The very first miniature that I made for Games Workshop as a trainee has now been released, so I can finally talk about it!
Xandria Azurebolt (as someone in publications has elected to name her) is the exclusive knight incantor model that comes with issue 5 of the Mortal Realms magazine for Age of Sigmar.
I’d been at GW for less than a month when I was given the brief to make this miniature. After becoming familiar with the team and the software, all the trainee miniature designers are given 3 or 4 training projects. These projects are not in the release schedule so you’re not under time pressure and although you’re told that it would be nice if you produced something that could be released, it’s not expected at this stage.
This then was my first training project in the summer of 2018. To be honest I’ve never been massively excited by Stormcast Eternals but I was given a really cool mock up that Steve Party had made and let loose to try and turn it into a product. The main areas of design work were the stave and the head. I remember going through quite a few iterations of the face until I got something I was reasonably satisfied with.
I was sitting at the desk next to the mighty Darren Latham when I worked on this, and he gave me a lot of help figuring out the engineering side, which was much appreciated. I think it’s fair to say that anything good about the final miniature is down to Steve and Daz, and anything not so good is down to yours truly! But I was pleased when the design managers told me that it would be getting produced.
I decided to paint this in non metallic metal, which was a decision I soon came to regret, because as usual it took me far longer than I wanted it to! I don’t think the finish is as good as it could be in a few places but I didn’t think it was worth investing any more time to try and make it better. There are far more interesting miniatures that I’d like to paint!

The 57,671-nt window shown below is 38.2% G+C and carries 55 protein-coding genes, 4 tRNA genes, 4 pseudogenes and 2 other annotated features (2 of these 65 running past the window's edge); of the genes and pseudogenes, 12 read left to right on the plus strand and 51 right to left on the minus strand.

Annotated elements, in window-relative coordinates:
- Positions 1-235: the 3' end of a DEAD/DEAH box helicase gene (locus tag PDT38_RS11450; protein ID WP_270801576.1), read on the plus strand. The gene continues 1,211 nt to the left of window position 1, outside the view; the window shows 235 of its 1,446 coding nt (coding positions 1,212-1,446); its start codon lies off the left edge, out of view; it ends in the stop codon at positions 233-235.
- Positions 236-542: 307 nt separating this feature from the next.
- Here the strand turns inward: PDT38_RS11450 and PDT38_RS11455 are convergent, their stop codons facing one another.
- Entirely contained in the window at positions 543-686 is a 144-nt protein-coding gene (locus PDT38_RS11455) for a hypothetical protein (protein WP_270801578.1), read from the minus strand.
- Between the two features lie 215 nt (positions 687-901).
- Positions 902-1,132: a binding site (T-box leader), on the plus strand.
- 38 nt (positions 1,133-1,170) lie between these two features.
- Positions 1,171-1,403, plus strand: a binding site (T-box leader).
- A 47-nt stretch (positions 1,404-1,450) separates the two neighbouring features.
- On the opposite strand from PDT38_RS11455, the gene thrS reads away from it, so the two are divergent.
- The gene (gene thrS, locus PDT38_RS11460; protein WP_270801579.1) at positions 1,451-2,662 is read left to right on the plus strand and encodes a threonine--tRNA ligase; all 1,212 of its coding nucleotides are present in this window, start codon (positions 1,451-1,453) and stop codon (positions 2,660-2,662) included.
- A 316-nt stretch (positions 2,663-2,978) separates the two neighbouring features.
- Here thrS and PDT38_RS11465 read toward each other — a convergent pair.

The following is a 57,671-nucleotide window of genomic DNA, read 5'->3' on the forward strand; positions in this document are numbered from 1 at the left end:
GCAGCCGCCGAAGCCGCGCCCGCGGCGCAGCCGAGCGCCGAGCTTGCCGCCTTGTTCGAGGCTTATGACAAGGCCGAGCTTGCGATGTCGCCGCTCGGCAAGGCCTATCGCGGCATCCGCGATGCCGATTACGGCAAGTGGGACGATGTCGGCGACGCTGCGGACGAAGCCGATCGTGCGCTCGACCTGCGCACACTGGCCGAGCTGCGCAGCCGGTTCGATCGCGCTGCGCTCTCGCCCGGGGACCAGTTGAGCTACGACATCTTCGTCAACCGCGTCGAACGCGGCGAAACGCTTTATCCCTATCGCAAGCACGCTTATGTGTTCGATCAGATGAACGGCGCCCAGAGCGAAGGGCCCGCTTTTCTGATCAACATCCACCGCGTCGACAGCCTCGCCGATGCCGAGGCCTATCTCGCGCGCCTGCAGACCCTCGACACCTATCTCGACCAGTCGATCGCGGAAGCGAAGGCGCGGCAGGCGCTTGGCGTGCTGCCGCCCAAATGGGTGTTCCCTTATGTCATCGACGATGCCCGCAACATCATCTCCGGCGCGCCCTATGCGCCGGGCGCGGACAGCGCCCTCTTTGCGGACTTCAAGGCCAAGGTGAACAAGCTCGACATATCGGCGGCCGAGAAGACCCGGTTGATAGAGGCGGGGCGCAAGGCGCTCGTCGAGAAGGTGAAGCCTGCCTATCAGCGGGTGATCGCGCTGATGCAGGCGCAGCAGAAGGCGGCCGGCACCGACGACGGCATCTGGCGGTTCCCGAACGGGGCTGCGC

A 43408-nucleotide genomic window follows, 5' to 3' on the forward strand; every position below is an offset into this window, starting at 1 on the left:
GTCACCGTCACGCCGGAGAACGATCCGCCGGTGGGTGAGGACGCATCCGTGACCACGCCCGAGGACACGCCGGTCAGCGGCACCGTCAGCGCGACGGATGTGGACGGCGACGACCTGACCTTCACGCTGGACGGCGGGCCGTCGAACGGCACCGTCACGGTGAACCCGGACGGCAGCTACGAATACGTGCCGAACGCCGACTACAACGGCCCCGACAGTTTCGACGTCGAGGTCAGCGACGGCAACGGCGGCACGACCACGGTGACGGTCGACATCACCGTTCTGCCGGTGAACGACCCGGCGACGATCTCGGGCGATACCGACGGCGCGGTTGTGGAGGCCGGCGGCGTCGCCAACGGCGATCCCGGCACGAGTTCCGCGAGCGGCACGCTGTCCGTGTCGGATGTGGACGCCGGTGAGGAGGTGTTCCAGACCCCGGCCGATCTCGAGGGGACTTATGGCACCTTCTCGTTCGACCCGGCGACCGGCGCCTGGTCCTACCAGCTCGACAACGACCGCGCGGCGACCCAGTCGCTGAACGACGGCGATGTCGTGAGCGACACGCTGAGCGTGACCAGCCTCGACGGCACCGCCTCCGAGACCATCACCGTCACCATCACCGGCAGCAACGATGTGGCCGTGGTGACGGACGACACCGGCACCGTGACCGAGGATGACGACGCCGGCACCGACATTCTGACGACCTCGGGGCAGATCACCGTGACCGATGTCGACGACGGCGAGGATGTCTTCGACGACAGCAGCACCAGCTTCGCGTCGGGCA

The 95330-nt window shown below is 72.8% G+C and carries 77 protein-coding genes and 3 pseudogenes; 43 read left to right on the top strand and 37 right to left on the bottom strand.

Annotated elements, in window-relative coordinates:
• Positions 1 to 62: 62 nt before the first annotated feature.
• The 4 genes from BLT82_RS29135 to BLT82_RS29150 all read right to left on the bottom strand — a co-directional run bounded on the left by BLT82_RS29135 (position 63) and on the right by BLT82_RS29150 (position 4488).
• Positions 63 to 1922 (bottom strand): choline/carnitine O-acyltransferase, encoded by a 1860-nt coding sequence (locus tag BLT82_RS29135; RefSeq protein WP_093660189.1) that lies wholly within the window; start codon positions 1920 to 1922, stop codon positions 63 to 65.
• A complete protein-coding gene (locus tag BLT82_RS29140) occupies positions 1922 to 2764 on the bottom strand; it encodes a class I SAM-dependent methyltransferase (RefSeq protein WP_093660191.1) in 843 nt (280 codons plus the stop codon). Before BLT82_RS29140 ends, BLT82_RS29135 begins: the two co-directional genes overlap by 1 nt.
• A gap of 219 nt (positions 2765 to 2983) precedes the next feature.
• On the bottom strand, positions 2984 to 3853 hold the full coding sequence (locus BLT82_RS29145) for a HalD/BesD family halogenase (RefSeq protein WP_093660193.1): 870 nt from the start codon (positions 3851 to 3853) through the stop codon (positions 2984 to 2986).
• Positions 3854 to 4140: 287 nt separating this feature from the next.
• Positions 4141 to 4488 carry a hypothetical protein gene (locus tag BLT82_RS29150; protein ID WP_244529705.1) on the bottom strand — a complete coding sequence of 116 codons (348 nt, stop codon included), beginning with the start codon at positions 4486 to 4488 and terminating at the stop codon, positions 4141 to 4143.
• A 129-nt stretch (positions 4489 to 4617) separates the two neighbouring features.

I’ve had the Vandus Hammerhand sprue from the Age of Sigmar starter box lying around for a long time now and I finally decided that his time had come. Unfortunately because this was an ebay purchase I didn’t have any assembly instructions and there are one or two places where construction is a little tricky. I got there in the end though!
My approach was to fully assemble the dracoth before painting, and then add the stormcast rider piece by piece, making sure that any inaccessible parts were painted first. The base is built out of modelling board (ureol).
It took me quite a long time to decide on the colour scheme. I love the ‘Eavy Metal version but I didn’t just want to copy that. In the end I went with something similar to the Celestial Vindicators but swapped red for magenta. Rather than going with pure non metallic metal I’ve elected for a combined nmm and metallic approach in the same way as my terminator librarian from last year. This approach never looks quite as impressive as full nmm in photos but I am a big fan of the effect when you see the miniature in person.
The main colours used on the armour are stegadon scale green, VMC turquoise and VMC blue green, while the cloak uses screamer pink and VMC magenta. I used the citadel metallics (if you’re curious about the exact recipe then I documented it in my previous stormcast painting guide).
When painting the dracoth I found that simply shading the stegadon scale green basecoat with black was making it look very lifeless so I have included khorne red in the shadows, which has definitely helped. I’ve also glazed a little of the screamer pink/magenta around the regions where the dark scales meet the paler areas.
Due to the size of the miniature it took an exceedingly long time to paint as I didn’t want to compromise on quality in any way. Painting large pieces like this is not really my forte (I had previously abandoned my attempt at a varanguard), so it was satisfying to see the project through to completion. There are a lot of subtle texturing effects that only become apparent when you can look at the miniature very closely.